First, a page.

Phone books can now be called a thing of the past. Well, there was that one time when my husband left the toilet paper roll on the floor, directly underneath the waiting empty roll, for the 72nd time in a row. But for its actual purpose of providing information to me, I cannot remember when I last used it. In this day and age my computer is always so much closer than the phone book, although it cannot be denied, it is much harder to throw across a room when frustrated. But yet I keep the thing around, try to cloak the unsightly machine with my decor or what have you. I have to keep it out and in plain sight for the whole world to concede that yes; I have a phonebook available for your information pleasure. Heaven forbid I lose another useless monstrosity. Right, because something that is 6 inches thick and could be injurious when thrown appropriately could be lost easily. But seriously, do you think I know where it is? No, because I never use it. Just about anything that I need from it can be found on the Internet. The people that want to be found will be in the phone book, but I can look them up online as well. And if they don’t want to be found, well, I am not going to find them in either place. But every year, Bell reliably drops one off at the end of my driveway, and within minutes, it ends up – somewhere – just in case I have an immediate phone number emergency where 911 does not apply (I have that one memorized, anyway).
Gone are the days of letting our fingers do the walking through the Yellow Pages. In fact, even the Yellow Pages are on the web as well. The Yellow Pages can’t be knocked; they still remain one of the most useful information services out there. When looking for local information on businesses or services, it is my preferred information provider. But I don’t raise the level of my strength training program by flipping through hard copy information. I log on. In fact, it is faster for me to learn more about my pizza place on the Internet than to find the phone number in the book. Now with sites out there like Craigslist or web directory sites, I have several alternatives available to me within seconds if I need information. Craigslist and web directories operate very similarly to the Yellow Pages, with a few extras. Craigslist is primarily a classified ad site, but it can give a whole lot of useful information. Not only can I find local business information, but can also look for housing (which will come in handy for my husband if he attempts the toilet roll conundrum one more time), look for work, social activities, and a whole gamut of community classifieds information. What makes it even better is that I will not be inundated with ads while I am doing so, as I am in so many other places on the Internet.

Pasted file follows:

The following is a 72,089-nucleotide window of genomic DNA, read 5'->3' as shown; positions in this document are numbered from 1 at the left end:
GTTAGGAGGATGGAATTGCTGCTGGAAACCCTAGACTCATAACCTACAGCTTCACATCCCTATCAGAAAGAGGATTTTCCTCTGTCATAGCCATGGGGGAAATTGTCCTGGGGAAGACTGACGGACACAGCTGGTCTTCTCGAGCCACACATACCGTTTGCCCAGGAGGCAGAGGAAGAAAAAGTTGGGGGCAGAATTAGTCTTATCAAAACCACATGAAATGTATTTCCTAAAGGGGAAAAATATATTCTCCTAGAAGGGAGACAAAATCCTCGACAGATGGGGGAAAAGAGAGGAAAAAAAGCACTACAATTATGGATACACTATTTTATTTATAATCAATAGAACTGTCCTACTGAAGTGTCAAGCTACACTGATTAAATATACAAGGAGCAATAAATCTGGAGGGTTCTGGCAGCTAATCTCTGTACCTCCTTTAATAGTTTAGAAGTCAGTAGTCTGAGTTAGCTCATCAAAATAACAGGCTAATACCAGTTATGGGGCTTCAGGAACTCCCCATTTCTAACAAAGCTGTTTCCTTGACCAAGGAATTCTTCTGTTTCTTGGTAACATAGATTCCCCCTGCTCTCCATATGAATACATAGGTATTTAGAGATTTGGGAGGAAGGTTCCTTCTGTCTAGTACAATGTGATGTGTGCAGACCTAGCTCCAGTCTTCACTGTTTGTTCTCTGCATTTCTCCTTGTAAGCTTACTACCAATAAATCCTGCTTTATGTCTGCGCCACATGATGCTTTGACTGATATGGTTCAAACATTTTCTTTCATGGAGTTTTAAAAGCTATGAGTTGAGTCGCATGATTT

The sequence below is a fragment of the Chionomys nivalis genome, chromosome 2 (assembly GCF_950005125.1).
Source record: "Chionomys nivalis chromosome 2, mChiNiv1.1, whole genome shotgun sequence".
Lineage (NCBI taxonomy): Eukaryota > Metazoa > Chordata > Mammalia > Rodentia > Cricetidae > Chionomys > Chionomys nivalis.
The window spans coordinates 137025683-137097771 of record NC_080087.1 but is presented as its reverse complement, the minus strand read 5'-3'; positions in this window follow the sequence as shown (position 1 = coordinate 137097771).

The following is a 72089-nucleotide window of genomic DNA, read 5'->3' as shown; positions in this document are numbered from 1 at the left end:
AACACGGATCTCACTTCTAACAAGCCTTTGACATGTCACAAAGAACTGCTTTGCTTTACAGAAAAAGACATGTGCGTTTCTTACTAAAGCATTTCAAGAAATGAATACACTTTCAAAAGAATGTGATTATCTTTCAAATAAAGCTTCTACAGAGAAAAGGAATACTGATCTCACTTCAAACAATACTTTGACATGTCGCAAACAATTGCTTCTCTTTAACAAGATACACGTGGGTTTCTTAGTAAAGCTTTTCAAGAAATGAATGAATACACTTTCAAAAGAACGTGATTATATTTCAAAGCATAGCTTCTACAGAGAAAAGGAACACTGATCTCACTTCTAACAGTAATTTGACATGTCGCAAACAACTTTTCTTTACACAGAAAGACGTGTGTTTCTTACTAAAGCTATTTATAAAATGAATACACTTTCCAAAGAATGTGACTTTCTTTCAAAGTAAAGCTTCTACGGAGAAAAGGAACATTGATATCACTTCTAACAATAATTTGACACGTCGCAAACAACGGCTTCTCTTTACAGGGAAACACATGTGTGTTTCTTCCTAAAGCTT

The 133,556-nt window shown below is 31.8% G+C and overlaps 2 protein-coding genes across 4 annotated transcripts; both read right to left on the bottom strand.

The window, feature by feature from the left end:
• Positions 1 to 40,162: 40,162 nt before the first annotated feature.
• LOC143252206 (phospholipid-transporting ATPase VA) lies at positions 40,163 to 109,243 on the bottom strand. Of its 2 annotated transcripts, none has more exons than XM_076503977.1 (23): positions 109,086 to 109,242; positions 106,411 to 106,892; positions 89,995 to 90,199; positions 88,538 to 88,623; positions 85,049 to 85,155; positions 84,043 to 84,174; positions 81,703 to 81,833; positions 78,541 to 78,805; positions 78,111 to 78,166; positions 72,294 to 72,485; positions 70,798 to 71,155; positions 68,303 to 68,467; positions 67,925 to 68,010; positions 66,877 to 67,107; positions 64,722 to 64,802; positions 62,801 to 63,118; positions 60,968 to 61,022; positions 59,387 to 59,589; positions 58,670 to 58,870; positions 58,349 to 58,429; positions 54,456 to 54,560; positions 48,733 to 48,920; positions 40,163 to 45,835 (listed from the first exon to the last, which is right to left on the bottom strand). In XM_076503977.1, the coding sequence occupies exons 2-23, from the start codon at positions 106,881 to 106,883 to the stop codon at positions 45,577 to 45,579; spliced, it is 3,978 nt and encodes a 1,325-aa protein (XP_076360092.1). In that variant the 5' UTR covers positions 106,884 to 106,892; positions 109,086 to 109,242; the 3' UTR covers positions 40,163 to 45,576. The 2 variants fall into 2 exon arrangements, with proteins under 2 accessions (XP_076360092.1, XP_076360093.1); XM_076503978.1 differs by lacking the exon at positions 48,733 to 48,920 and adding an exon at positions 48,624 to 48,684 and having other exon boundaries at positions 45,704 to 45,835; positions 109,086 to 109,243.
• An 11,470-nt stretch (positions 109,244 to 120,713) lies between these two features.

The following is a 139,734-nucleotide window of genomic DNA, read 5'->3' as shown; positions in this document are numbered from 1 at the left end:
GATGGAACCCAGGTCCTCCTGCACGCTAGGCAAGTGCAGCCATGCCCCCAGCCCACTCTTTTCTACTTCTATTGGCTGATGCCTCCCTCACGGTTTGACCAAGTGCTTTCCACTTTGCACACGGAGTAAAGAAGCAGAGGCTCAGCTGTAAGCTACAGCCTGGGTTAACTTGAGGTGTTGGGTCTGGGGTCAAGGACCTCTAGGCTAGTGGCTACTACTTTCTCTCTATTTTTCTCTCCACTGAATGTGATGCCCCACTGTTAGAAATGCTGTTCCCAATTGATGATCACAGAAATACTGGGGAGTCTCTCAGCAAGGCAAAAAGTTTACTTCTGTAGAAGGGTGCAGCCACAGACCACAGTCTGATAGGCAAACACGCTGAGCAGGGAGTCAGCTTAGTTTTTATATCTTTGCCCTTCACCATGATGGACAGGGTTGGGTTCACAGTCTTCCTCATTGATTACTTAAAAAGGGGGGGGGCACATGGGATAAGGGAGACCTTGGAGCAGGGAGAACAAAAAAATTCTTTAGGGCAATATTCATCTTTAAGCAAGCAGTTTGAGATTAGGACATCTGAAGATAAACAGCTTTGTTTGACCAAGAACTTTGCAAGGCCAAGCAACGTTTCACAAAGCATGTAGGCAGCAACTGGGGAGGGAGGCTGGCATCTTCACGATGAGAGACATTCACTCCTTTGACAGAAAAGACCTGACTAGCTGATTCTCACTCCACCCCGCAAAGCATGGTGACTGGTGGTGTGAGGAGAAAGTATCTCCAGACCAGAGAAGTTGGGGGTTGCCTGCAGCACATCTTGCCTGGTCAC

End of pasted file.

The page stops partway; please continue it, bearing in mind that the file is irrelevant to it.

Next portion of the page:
In fact, Craigslist is so easy to use, and now, quite the rage, having over 15 million users a month, that even my online Yellow Pages are becoming has-beens. The information on Craigslist is also current information, which is not always the case with the Yellow Pages, online or otherwise. And now, with eBay controlling some of its shares, it is holding its own even in the company of bigger sites like Google and Yahoo. Clearly, the providing of local information is on its way to become the exclusive function of websites.